Holding a range of assets to reduce risk.
The portion of company net profits paid out to shareholders.
The negative movement in the price of a security, sector or market.
Also known as EV. The market value of a company if it were (hypothetically) to be taken over. It is calculated by adding its market capitalisation to its debt, minority interest, and preferred equity at market value, then subtracting its cash or cash equivalents.
Fixed interest securities, also known as bonds, are loans usually taken out by a government or company which normally pay a fixed rate of interest over a given time period, at the end of which the loan is repaid.
Free dividend re-investment scheme
Sometimes known as a dividend reinvestment plan (DRIP). An arrangement offered by companies to investors to purchase additional shares by reinvesting their cash dividends.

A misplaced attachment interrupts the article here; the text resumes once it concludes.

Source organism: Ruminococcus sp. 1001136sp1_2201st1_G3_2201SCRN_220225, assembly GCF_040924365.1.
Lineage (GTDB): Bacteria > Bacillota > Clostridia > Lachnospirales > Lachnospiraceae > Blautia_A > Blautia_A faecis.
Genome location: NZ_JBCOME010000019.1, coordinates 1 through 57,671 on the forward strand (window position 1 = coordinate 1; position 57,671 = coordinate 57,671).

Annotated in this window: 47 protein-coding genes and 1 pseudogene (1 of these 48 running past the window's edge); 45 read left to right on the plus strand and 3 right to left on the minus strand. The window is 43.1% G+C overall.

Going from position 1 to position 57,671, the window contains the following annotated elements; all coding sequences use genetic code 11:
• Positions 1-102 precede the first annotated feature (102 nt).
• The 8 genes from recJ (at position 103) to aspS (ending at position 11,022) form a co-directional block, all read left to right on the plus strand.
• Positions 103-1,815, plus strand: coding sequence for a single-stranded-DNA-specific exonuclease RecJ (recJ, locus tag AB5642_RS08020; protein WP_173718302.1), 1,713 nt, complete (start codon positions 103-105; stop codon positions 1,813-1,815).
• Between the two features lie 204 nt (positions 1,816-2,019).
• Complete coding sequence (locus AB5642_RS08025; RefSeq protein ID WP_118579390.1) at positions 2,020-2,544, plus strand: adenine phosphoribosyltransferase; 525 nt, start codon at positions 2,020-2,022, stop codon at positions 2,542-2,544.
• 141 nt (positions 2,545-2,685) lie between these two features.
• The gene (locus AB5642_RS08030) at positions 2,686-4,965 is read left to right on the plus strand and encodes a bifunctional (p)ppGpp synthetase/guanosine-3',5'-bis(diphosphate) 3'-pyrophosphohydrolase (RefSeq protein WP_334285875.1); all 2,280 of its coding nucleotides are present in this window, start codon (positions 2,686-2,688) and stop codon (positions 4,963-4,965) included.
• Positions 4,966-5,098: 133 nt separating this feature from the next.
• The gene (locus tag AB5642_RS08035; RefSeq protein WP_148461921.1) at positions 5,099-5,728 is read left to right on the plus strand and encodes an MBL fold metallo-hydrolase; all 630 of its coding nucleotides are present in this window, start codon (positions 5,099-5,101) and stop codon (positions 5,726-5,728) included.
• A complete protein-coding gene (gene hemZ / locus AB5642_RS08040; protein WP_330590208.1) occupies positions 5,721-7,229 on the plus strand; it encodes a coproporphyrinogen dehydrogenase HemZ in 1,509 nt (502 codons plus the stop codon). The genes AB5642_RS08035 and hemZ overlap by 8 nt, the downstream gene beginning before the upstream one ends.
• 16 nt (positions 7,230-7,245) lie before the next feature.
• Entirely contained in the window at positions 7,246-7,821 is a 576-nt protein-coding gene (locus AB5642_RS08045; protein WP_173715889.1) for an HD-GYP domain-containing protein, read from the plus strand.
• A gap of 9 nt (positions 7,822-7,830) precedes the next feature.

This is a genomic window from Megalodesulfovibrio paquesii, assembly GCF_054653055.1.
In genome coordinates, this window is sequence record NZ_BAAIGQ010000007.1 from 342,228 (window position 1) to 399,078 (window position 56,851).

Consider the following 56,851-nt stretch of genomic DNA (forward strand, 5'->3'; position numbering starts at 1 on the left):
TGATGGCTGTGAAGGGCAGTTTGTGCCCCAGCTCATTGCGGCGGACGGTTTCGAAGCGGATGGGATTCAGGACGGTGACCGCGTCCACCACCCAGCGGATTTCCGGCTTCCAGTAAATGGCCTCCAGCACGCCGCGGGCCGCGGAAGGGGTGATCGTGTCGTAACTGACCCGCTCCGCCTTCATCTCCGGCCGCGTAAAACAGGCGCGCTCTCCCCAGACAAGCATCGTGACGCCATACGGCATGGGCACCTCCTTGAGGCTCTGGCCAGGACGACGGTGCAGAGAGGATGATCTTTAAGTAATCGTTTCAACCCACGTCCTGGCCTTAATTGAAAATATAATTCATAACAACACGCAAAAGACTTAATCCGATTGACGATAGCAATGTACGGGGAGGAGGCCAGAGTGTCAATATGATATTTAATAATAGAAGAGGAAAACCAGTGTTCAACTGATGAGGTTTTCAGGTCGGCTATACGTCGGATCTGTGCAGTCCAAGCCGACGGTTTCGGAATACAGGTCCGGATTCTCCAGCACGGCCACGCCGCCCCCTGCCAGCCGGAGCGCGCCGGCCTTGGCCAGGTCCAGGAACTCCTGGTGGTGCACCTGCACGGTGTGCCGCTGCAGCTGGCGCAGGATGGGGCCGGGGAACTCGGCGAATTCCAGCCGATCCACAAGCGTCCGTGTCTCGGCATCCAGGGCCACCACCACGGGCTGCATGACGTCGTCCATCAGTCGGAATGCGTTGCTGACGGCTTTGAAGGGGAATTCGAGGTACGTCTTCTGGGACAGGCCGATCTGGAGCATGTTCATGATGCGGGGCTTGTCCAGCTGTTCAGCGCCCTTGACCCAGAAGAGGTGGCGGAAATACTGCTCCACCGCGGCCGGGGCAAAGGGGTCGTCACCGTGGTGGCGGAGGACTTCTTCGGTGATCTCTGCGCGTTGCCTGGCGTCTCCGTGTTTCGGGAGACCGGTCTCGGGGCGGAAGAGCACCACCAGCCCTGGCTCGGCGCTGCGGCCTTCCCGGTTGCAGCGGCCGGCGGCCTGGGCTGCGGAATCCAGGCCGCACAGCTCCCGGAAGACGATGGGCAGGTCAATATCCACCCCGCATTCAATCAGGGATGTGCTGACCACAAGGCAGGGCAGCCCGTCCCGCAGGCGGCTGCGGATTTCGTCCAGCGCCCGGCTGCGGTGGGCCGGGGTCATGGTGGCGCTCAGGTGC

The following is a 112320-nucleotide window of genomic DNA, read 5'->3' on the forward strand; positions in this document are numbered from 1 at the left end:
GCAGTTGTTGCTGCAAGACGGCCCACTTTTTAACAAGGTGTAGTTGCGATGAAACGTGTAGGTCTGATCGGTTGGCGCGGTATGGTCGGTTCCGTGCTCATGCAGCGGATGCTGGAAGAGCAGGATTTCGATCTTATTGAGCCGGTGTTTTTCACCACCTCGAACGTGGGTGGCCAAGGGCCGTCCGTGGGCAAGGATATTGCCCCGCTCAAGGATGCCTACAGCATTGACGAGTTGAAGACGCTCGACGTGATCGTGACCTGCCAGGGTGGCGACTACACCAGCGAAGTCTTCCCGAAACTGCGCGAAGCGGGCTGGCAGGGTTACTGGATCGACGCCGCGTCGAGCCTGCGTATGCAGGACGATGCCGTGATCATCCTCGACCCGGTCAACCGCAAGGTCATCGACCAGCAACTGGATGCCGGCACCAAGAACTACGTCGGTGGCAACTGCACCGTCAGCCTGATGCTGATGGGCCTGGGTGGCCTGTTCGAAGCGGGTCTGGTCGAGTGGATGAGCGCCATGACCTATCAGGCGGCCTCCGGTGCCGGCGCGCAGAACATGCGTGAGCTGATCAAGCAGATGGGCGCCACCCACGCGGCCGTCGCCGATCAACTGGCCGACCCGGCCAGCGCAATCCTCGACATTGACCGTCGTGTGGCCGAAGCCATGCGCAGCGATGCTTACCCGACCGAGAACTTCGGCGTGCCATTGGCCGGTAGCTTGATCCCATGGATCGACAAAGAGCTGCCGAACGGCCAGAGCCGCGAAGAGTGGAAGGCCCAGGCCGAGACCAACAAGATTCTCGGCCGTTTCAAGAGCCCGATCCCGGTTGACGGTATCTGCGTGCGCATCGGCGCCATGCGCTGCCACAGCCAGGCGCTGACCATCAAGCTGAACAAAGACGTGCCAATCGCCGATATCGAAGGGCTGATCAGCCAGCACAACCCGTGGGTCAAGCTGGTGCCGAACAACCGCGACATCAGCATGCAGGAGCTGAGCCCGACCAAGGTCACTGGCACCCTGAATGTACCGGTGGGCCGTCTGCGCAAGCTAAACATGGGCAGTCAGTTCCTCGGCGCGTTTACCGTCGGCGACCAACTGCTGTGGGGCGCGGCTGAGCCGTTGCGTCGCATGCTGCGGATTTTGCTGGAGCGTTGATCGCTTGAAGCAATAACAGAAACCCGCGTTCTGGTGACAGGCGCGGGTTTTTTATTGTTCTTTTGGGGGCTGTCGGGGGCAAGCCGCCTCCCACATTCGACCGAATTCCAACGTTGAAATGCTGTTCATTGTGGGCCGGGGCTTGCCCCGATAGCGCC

FTSE 350 Index
A comparative index that tracks the market price of the UKs 350 largest companies, by market value, listed on the London Stock Exchange. The name FTSE is taken from the Financial Times (FT) and London Stock Exchange (SE), who are its joint owners.
FTSE All-Share Index
A comparative index that tracks the market price of the UKs leading companies listed on the London Stock Exchange. Covering around 900 companies, including investment trusts, the name FTSE is taken from the Financial Times (FT) and the London Stock Exchange (SE), who are its joint owners.
The evaluation of a security by examining related economic, financial and other qualitative and quantitative factors.
At its simplest, gearing is borrowing. Just like any other public company, an investment trust can borrow money to invest in additional investments for its portfolio. The effect of the borrowing on the shareholders’ assets is called ‘gearing’. If the Company’s assets grow, the shareholders’ assets grow proportionately more because the debt remains the same. But if the value of the Company’s assets falls, the situation is reversed. Gearing can therefore enhance performance in rising markets but can adversely impact performance in falling markets.